Branding yourself vs. being yourself: Where's the line? Is there one?
(Image source sebastiaan stam on Pexels)
Y'all know I'm a noob, right? Almost 13 years have gone by, and I'm still not sure how to parse this. Between last week's articles and the weekend shenanigans (Archon 42 weekend, yo), I've found myself wondering if I'm shooting myself in the foot by not writing more naturally on my blogs. OR, if it's harder for readers to identify with my overall blogging style (*ahem* using words like parse...). What's the deal, and does anybody really know what's best?
What's The Difference?
Well, right now I'm exhausted from a great weekend, so I'm currently fighting off the urge to abbreviate things (like diff=difference) and dropping f-bombs like crazy. In the real world, I have never censored myself for the sake of posterity, except when it was enforced (jobs, strict parents, uptight family members, etc.). Even in those situations, there's always moments when the filter is broken - and right now would definitely be one of those times.
There's also a lot of effort placed on preventing too many "I" statements in my articles. That's considered good writing etiquette, so it doesn't feel quite as restrictive. Still, I wonder how my readers would react if I stopped trying so hard to do things "right" by these arbitrary standards I've picked up along the way.
The Risks (And Benefits) Of Being Unapologetically Yourself
For one, it turns a lot of people off the article. Everyone knows that there are people that stop reading (or at least respecting) those that use profanities. The idea is that those words are "lazy writing" or create a hostile feel. Honestly, I get so few visitors to any of my websites I'm not sure that it would make a huge difference. At the same time, it would be really crappy to get even less than I do now.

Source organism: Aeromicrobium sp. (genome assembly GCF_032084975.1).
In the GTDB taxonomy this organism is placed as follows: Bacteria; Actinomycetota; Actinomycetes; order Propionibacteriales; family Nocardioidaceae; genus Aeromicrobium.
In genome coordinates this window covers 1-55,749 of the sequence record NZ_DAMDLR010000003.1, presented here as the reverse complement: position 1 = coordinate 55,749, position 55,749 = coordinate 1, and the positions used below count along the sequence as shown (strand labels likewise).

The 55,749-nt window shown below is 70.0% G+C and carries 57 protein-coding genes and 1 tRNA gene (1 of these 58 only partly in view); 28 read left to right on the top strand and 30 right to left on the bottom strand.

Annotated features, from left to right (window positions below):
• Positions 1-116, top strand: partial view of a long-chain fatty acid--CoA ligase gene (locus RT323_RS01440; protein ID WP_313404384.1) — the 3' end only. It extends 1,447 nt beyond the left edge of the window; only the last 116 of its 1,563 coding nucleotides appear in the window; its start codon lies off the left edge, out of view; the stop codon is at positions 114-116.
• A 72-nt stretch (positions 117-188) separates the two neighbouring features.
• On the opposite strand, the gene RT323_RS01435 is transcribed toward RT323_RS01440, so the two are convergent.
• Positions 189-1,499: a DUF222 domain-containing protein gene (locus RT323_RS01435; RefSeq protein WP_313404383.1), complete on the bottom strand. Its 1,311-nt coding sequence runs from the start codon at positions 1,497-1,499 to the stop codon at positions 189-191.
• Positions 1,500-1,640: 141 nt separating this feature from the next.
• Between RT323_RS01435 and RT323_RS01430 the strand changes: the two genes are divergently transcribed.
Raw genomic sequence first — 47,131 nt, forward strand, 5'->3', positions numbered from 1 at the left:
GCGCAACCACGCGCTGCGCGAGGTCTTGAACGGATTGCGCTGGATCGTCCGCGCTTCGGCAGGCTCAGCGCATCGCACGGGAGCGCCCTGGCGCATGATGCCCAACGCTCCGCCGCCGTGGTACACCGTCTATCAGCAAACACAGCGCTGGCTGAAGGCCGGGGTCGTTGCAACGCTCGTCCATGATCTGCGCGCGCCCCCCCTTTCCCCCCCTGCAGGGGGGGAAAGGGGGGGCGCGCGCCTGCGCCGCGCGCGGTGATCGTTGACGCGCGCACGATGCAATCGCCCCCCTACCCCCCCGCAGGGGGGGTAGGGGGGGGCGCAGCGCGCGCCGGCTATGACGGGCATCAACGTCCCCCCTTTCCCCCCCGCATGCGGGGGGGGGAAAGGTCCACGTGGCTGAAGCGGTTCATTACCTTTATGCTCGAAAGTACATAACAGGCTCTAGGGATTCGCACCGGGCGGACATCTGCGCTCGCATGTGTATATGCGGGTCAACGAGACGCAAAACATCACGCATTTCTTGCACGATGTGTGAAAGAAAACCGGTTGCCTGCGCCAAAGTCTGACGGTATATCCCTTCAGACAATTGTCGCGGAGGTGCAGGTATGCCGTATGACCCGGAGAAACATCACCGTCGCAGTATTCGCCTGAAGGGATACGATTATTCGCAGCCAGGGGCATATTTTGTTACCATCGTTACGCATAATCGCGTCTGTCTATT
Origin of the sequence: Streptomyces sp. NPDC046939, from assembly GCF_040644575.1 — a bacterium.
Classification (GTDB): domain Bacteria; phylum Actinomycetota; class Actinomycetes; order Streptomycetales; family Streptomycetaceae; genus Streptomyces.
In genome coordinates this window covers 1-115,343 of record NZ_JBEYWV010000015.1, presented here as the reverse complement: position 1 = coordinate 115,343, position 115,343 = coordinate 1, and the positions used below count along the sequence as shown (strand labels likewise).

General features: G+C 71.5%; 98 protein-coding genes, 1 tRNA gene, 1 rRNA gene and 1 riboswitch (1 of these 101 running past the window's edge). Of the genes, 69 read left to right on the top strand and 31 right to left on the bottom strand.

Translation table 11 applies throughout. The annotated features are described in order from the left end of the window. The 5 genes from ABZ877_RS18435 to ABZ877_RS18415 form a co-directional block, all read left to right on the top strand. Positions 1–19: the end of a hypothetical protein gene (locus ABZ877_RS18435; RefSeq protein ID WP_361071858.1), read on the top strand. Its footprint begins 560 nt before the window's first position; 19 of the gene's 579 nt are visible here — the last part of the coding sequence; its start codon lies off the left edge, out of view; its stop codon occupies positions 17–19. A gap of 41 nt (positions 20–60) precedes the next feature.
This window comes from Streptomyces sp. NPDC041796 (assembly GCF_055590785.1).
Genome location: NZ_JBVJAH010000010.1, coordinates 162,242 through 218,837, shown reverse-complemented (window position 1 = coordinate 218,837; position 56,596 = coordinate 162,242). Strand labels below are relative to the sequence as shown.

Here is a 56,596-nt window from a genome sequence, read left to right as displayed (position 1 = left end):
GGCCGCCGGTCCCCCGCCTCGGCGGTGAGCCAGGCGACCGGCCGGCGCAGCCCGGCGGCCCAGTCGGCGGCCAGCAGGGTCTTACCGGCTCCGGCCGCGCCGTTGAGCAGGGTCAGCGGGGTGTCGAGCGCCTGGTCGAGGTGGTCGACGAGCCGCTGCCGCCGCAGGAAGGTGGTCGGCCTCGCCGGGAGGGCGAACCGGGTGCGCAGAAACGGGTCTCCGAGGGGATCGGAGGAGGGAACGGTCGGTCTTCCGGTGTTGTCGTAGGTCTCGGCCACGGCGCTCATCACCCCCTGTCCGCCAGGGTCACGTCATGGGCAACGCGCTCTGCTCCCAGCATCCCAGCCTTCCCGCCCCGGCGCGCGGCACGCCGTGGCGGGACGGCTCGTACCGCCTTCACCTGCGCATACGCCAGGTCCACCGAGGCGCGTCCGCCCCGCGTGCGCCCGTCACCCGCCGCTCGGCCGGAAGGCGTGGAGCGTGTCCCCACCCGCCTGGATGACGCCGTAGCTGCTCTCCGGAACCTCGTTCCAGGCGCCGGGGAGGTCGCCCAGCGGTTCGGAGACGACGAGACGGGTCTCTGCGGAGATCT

However, there's some pretty solid benefits. The obvious one is the personal benefit of allowing me to be myself - I'm sure it's a liberating feeling to overcome that censorship and just write or speak as if talking to a friend. More importantly, though, is what Russell Brunson says about slimming down your audience to be more targeted.The idea was to offend people that wouldn't be in your target market anyway. That way nobody wastes anyone's time, and the traffic you do get is meaningful.
True to my usual form, this week will be about the different views on branding and being yourself that I find in searching for this answer. If you've got any thoughts or suggestions, comment below, on Facebook or Twitter!
As I begin this anew, I know only one thing: that I know nothing. Learn with me, and together we will figure this out.
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